Booth, Edward Thomas

Friends

Of

Hastings

Cemetery

AA A01

Booth Edward, aged 65, died August 1864  

Booth Marianne, aged 59, died February1858

Edward Thomas Booth, son of above – Founder of Booth Museum of Natural History

From his obituary:   “Mr. Booth was bom at Chalfont St. Giles, in Buckinghamshire, on June 2nd, 1839, the only child of his father, Mr. Edward Booth, of Marina, St. Leonards, by Miss Beaumont, of a well-known Northumberland family.”


By 1850 the family had moved to Hastings, Sussex, where the young Booth was taught taxidermy by Kent, “Mr. Booth learnt bird-stuffing when a boy, from Kent, the well-known bird-stuffer of Hastings” and barber from St Leonards.  From an early age he spent the greater part of his time in the field, studying our native birds in their haunts in every part of the United Kingdom, and collecting and preserving the specimens that fell to his gun   These specimens were mounted in an artistic way, each species  in a separate case, with objects and painted backgrounds so  arranged as to represent the birds in situations similar to those in which they were actually obtained, the arrangements being in many instances copied from sketches taken on the actual spots where the birds themselves were shot.  [These are recognized as the first diorama presentations in the world, much copied by a wide range of museums]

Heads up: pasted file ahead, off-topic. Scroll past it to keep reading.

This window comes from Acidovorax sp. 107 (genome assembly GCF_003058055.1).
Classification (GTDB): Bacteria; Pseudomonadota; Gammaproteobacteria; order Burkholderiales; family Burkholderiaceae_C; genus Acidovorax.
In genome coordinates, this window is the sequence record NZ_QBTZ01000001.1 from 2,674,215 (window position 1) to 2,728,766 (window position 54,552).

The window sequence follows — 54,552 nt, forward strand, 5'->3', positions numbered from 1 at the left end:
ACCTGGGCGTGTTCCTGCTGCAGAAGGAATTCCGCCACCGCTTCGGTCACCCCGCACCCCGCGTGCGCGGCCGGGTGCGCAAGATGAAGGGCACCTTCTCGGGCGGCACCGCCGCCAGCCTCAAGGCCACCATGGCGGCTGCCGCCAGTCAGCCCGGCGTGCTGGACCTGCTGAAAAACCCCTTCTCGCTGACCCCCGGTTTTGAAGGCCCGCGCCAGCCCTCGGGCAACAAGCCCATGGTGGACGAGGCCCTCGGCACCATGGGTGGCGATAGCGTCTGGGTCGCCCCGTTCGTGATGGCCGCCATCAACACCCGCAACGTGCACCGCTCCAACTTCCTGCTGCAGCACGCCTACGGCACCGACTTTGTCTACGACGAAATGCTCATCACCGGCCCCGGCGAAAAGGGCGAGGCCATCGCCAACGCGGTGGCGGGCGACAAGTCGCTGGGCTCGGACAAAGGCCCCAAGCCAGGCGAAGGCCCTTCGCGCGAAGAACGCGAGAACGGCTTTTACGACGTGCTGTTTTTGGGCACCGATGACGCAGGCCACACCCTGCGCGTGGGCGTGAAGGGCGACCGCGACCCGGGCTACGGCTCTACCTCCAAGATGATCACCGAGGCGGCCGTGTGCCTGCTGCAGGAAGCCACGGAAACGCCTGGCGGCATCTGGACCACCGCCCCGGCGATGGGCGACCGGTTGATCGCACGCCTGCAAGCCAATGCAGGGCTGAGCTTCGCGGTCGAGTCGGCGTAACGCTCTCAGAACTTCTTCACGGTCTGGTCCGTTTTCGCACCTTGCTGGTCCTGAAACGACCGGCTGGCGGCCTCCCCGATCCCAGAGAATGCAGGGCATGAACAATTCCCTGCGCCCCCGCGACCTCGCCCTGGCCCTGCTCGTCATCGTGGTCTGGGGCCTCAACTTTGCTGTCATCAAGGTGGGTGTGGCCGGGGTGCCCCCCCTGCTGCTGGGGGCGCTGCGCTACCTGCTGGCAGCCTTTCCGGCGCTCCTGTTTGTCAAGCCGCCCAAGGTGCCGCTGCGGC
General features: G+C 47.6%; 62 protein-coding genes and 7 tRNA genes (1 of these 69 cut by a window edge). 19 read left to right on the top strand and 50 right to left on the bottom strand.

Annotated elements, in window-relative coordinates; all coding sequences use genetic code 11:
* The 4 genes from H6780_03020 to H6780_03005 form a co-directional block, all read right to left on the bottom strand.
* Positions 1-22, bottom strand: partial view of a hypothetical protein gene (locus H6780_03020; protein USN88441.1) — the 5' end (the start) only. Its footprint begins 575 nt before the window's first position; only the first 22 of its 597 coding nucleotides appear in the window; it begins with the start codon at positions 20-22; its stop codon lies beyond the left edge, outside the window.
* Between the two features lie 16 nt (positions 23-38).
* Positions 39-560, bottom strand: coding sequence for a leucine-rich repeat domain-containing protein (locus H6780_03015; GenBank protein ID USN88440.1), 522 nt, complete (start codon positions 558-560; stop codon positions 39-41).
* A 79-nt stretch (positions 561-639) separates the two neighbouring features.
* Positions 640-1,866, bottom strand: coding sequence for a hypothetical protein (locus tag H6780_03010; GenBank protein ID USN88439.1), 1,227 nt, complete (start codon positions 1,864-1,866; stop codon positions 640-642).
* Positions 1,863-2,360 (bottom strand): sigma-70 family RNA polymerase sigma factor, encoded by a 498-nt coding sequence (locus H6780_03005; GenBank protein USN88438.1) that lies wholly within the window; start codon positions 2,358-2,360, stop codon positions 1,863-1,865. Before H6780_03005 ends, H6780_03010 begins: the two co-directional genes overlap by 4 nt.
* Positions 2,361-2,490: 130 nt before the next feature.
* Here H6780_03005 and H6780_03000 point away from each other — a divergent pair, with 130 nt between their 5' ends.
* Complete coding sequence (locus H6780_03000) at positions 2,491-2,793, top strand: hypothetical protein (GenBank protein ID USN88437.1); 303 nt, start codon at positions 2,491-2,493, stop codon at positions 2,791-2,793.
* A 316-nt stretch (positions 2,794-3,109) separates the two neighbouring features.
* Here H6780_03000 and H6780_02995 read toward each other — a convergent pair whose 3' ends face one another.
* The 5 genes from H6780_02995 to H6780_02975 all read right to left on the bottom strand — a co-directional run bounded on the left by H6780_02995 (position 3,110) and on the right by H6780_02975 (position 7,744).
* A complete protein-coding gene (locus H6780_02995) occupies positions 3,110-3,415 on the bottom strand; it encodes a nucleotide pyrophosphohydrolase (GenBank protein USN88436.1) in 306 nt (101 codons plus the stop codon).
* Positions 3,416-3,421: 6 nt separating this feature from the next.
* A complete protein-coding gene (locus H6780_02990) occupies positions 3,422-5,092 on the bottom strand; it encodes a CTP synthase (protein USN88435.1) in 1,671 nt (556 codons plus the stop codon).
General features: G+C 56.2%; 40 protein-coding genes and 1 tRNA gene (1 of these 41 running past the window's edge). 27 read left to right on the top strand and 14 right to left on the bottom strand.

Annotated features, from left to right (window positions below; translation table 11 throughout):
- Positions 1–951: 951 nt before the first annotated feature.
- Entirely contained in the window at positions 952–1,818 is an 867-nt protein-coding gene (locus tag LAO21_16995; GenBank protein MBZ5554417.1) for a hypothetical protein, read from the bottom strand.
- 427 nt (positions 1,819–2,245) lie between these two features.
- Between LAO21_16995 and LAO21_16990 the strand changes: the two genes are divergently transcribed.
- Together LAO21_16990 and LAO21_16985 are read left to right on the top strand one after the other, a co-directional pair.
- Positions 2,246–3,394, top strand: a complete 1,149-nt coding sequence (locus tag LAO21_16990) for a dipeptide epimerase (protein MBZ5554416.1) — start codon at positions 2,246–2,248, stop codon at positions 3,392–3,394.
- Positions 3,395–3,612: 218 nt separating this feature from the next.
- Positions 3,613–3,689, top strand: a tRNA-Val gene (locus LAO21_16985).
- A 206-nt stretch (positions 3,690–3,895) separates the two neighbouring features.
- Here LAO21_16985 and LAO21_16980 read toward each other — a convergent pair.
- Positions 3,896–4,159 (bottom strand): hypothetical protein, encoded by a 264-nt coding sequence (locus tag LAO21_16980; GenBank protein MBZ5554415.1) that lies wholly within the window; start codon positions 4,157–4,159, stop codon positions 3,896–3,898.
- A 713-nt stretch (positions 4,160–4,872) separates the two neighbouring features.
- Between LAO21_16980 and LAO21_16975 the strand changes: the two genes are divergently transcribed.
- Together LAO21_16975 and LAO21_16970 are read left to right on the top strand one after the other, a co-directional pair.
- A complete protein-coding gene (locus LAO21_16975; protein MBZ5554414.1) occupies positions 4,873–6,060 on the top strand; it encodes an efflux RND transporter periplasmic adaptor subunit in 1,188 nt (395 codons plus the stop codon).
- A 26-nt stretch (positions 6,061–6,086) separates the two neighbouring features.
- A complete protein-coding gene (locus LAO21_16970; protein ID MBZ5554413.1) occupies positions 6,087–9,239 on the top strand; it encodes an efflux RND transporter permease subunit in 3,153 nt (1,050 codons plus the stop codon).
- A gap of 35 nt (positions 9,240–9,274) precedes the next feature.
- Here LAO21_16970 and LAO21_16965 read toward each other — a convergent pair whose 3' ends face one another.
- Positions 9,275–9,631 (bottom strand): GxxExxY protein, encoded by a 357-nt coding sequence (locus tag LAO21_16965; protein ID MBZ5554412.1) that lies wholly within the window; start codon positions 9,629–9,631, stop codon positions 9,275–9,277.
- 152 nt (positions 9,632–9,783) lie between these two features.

The Museum biography gives his birth date as 1840 and states “In 1854 the family moved to Vernon Place, Brighton, where he attended a private school.  He went on to Harrow and finally to Trinity College Cambridge from where he was sent down.”


So it is interesting to note: